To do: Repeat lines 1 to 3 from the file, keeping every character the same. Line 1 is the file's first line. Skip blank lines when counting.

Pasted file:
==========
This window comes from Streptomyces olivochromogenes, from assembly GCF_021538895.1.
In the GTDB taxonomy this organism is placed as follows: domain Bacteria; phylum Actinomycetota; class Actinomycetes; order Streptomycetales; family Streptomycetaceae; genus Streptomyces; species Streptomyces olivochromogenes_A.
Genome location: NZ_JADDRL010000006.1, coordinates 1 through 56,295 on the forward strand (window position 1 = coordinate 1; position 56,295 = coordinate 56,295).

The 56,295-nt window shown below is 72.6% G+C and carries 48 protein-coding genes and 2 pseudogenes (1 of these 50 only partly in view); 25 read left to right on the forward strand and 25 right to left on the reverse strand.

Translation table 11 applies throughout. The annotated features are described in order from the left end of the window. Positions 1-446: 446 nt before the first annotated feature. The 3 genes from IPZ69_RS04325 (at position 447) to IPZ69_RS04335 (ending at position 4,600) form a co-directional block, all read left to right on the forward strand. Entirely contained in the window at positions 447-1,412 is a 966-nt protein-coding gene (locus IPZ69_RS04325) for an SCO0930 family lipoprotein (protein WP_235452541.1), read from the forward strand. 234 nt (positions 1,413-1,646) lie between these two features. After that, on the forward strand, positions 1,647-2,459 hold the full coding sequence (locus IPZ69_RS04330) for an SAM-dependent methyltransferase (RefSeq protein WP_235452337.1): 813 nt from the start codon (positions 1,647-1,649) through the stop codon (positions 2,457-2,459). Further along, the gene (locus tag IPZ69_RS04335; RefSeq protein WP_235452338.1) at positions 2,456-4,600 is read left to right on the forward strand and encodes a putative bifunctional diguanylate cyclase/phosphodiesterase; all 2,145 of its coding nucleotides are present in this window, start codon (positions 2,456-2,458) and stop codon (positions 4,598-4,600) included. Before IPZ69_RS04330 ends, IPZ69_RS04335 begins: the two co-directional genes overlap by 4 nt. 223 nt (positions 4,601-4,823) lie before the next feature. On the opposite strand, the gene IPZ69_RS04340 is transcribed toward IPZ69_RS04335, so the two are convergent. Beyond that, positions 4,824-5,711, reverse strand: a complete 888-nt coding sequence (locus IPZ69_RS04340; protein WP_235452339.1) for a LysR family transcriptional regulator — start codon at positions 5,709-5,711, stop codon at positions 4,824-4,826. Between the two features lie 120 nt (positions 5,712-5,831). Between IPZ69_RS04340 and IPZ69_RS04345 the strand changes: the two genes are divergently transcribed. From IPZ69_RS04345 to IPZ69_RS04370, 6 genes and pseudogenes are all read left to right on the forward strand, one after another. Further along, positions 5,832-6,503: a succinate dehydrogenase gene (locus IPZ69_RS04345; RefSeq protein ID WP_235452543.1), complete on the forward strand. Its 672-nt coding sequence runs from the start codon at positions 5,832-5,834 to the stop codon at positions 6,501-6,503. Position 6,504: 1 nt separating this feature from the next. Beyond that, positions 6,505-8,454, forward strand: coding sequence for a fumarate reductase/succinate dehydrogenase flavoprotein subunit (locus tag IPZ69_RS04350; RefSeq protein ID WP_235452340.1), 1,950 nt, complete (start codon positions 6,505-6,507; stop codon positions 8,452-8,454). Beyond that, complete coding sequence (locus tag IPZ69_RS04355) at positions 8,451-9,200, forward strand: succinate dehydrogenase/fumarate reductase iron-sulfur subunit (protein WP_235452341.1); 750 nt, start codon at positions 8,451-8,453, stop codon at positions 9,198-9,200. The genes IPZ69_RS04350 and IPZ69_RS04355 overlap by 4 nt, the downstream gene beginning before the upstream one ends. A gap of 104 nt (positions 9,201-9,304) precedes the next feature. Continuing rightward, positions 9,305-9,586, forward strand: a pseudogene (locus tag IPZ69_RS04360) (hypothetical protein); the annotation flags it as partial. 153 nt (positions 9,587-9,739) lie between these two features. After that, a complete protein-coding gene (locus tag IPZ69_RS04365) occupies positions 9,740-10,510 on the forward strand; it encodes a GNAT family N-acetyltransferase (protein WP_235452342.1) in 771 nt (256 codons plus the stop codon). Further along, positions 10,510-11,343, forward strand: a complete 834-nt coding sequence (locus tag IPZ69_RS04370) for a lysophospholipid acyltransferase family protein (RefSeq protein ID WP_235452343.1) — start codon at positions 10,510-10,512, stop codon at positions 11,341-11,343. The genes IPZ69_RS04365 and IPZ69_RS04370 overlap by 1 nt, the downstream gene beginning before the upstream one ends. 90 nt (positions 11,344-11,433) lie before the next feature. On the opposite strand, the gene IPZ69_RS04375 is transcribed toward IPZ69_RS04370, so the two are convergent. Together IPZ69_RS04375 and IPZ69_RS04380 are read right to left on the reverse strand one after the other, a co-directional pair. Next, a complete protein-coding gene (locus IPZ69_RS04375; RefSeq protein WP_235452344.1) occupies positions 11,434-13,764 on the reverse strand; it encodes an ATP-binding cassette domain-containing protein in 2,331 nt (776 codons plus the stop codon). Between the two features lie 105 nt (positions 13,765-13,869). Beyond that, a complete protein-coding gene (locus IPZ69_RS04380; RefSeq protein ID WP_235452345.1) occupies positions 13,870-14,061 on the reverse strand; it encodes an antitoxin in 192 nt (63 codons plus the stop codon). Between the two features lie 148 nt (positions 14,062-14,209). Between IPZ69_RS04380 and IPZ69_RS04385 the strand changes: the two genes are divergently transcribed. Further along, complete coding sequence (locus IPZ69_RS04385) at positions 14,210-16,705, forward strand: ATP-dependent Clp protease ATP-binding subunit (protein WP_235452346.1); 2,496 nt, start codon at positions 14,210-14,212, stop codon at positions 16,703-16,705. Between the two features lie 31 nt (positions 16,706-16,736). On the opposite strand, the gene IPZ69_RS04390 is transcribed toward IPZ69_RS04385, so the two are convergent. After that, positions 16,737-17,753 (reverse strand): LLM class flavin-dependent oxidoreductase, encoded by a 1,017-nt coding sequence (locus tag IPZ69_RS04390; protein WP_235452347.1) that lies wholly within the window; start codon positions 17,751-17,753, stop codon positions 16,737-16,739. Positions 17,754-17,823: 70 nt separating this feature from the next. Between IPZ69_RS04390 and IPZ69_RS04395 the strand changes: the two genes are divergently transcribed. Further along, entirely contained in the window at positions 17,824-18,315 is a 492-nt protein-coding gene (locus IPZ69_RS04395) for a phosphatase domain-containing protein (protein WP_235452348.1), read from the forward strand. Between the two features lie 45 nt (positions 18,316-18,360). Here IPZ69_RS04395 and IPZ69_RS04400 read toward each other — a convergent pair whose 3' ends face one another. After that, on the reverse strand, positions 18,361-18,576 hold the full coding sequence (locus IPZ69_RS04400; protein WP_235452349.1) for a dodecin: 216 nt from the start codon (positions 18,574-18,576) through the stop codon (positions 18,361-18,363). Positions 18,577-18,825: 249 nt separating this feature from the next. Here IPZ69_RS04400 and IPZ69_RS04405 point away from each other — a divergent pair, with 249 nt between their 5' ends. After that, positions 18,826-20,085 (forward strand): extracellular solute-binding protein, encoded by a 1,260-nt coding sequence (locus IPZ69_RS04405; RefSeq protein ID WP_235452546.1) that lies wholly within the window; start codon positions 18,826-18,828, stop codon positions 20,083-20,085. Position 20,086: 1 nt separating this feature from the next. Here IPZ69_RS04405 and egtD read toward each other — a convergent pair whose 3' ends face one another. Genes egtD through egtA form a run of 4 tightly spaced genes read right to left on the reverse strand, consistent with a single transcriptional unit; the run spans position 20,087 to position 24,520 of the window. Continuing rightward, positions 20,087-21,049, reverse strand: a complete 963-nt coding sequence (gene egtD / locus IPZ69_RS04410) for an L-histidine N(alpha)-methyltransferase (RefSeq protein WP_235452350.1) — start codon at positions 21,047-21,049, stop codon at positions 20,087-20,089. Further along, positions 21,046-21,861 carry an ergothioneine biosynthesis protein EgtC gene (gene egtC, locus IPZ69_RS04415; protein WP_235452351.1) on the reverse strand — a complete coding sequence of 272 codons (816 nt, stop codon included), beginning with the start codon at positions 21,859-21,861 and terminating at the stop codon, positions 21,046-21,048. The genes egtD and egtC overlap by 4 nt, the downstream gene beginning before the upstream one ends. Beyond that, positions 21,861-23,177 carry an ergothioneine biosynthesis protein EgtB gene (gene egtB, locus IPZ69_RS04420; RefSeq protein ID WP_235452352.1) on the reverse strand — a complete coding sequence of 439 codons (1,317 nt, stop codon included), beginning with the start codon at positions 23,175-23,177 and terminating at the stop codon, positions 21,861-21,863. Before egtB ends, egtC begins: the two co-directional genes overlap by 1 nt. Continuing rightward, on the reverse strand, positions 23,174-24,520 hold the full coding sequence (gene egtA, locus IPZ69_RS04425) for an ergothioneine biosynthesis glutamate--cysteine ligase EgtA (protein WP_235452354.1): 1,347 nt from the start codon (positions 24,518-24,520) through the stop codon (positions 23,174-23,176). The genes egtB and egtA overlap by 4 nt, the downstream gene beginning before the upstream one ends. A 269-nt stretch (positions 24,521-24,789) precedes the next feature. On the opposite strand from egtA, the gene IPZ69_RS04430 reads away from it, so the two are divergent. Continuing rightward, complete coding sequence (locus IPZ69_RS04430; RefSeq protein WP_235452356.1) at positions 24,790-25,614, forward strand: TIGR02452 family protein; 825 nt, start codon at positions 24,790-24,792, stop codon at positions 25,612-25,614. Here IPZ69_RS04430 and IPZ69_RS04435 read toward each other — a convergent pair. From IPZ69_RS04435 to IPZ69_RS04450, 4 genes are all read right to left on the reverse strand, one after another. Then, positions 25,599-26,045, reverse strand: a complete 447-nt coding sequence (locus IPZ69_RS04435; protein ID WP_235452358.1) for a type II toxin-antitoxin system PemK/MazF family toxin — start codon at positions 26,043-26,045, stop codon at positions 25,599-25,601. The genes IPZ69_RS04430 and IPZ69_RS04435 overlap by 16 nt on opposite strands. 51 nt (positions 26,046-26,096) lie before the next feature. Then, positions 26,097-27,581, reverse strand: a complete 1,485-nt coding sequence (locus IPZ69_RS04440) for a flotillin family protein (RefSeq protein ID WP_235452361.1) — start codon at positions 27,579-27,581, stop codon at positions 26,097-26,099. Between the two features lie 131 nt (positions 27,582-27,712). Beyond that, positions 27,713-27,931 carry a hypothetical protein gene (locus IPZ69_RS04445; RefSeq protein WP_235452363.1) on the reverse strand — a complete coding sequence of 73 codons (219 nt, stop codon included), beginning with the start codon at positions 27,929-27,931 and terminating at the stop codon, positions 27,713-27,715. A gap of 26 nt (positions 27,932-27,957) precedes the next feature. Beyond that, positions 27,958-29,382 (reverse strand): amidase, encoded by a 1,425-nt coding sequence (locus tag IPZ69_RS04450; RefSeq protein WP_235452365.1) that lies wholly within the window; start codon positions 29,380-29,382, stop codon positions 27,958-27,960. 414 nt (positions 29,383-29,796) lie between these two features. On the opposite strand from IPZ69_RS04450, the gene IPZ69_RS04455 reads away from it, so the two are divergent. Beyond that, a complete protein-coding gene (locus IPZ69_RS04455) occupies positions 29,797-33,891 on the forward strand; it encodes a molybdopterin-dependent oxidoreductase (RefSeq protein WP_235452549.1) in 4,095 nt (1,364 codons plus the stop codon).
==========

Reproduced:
This window comes from Streptomyces olivochromogenes, from assembly GCF_021538895.1.
In the GTDB taxonomy this organism is placed as follows: domain Bacteria; phylum Actinomycetota; class Actinomycetes; order Streptomycetales; family Streptomycetaceae; genus Streptomyces; species Streptomyces olivochromogenes_A.
Genome location: NZ_JADDRL010000006.1, coordinates 1 through 56,295 on the forward strand (window position 1 = coordinate 1; position 56,295 = coordinate 56,295).